Government outlines what electronic health records should look like over next 10 years
WASHINGTON — The Office of the National Coordinator for Health Information Technology last week issued a policy paper, "A 10-Year Vision to Achieve an Interoperable Health IT Infrastructure," which outlines the government’s pledge to support interoperable electronic health records to most Americans.
America is three-quarters of the way there.
According to the Centers for Disease Control and Prevention, in 2013, 78% of office-based physicians used any type of electronic health record system, up from 18% in 2001. In 2013, 48% of office-based physicians reported having a system that met the criteria for a basic system, up from 11% in 2006. The percentage of physicians with basic systems by state ranged from 21% in New Jersey to 83% in North Dakota.
The Health Information Technology for Economic and Clinical Health Act of 2009 authorized incentive payments to increase physician adoption of electronic health record systems, the CDC noted. The Medicare and Medicaid EHR Incentive Programs are staged in three steps, with increasing requirements for participation. To receive an EHR incentive payment, physicians must show that they are "meaningfully using" certified EHRs by meeting certain objectives.
In 2013, 69% of office-based physicians reported that they intended to participate in "meaningful use" incentives. About 13% of all office-based physicians reported that they both intended to participate in meaningful use incentives and had EHR systems with the capabilities to support 14 of the Stage 2 Core Set objectives for meaningful use.
A Forbes breakdown of the new report noted that individuals, care providers, communities and researchers should have an array of interoperable health IT products and services that allow the health care system to continuously learn and advance the goal of improved health care by 2024.
"This ‘learning health system’ should also enable lower healthcare costs, improved population health, truly empower consumers and drive innovation," the Forbes report explained. "For example, all individuals, their families and care providers should be able to send, receive, find and use health information in a manner that is appropriate, secure, timely and reliable."
"Within six years, the plan is for healthcare entities, including consumers, to apply IT to demonstrate better health outcomes to reduce healthcare costs," the Forbes report added. "That’s right in line with the expectations for Meaningful Use Stage 3, which likely will begin in 2017 and run until incentive money expires in 2021."
Ulta Beauty names new board member
BOLINGBROOK, Ill. — Ulta Beauty has announced that Vanessa Wittman, SVP and CFO of Google subsidiary Motorola Mobility, has been appointed to its board and as a member of its audit committee.
Wittman joins the Ulta Beauty board with more than 25 years of experience in finance and technology. At Motorola Mobility, she leads the teams overseeing all financial activities as well as the teams in charge of strategy, real estate, workplace services and information technology. Prior to joining Motorola Mobility in 2012, Wittman served for four years as EVP and CFO of Marsh & McLennan Cos., a professional services company. She previously held CFO roles at cable television company Adelphia Communications, telecommunications services provider 360networks and software developer at consulting group Metricom.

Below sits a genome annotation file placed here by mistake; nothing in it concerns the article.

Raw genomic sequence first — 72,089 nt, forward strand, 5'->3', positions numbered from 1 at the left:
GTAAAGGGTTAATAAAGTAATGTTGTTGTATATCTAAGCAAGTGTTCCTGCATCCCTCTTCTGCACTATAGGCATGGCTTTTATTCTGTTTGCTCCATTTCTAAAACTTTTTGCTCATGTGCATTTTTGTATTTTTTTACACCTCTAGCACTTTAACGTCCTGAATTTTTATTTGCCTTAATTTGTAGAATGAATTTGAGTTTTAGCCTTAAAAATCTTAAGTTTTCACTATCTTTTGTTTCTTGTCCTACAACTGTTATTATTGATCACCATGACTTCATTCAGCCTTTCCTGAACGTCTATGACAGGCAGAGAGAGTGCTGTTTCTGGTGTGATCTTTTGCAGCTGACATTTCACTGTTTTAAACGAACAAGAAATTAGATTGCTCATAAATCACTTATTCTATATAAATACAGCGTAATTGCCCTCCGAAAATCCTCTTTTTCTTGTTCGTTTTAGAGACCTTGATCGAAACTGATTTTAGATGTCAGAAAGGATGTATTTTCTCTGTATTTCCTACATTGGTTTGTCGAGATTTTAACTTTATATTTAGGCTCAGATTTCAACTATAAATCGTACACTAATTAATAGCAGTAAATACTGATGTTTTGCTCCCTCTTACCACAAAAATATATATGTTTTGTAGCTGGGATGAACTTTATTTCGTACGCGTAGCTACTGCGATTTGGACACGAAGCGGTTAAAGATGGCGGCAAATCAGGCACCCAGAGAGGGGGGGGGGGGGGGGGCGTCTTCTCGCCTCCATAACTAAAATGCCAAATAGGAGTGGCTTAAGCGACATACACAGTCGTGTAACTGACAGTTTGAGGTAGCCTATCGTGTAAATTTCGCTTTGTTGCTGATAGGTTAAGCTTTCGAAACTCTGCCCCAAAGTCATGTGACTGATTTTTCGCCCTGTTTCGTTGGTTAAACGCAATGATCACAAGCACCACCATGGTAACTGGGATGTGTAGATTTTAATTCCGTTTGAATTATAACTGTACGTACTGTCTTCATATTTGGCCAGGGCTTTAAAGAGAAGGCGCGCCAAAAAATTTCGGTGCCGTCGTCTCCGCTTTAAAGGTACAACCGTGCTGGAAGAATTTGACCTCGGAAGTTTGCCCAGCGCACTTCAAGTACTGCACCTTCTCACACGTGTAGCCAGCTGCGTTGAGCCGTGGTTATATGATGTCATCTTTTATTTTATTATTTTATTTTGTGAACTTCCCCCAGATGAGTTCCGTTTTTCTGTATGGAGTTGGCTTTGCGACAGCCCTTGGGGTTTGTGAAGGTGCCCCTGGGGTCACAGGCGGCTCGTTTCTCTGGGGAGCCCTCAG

Wittman has been a director of Sirius XM Holdings since April 2011, and currently serves as a member of its audit committee. She previously served as a director of Infospace, an Internet search company.
Bi-Lo to convert three Winn-Dixie locations to Harveys
JACKSONVILLE, Fla. — Bi-Lo Holdings, parent company of Bi-Lo, Harveys and Winn-Dixie grocery stores, on June 7 began to rebrand three Winn-Dixie stores as Harveys stores in Albany, Ga.
The stores will be closed through June 13, but to ensure prescription needs are met, the Winn-Dixie pharmacies will operate during normal business hours throughout the conversion.
"Upon reopening as a Harveys, customers will be pleased to see the same smiling faces they have known for years as well as daily in-store savings programs from Harveys," said Jimmy Purvis, Harveys’ regional VP. "Plus, we will continue to offer traditional Winn-Dixie in-store savings programs, like the fuelperks! fuel reward program, which lets customers earn incredible gas savings every time they shop with their Harveys Hometown Rewards Key."
Similarly, the rebranded stores will continue to offer a prescription plan with more than 400 generic medications for $4 for a 30-day supply, $10 for a 90-day supply and several antibiotic medications at no cost.
"As we marry the best offerings from Winn-Dixie with the best of Harveys, we believe our customers will be very happy with the outcome," Purvis said.
In February, Bi-Lo Holdings received approval from the Federal Trade Commission to proceed with the transaction in which Bi-Lo Holdings will acquire substantially all of the stores in the Sweetbay, Harveys and Reid’s supermarket chains from Delhaize.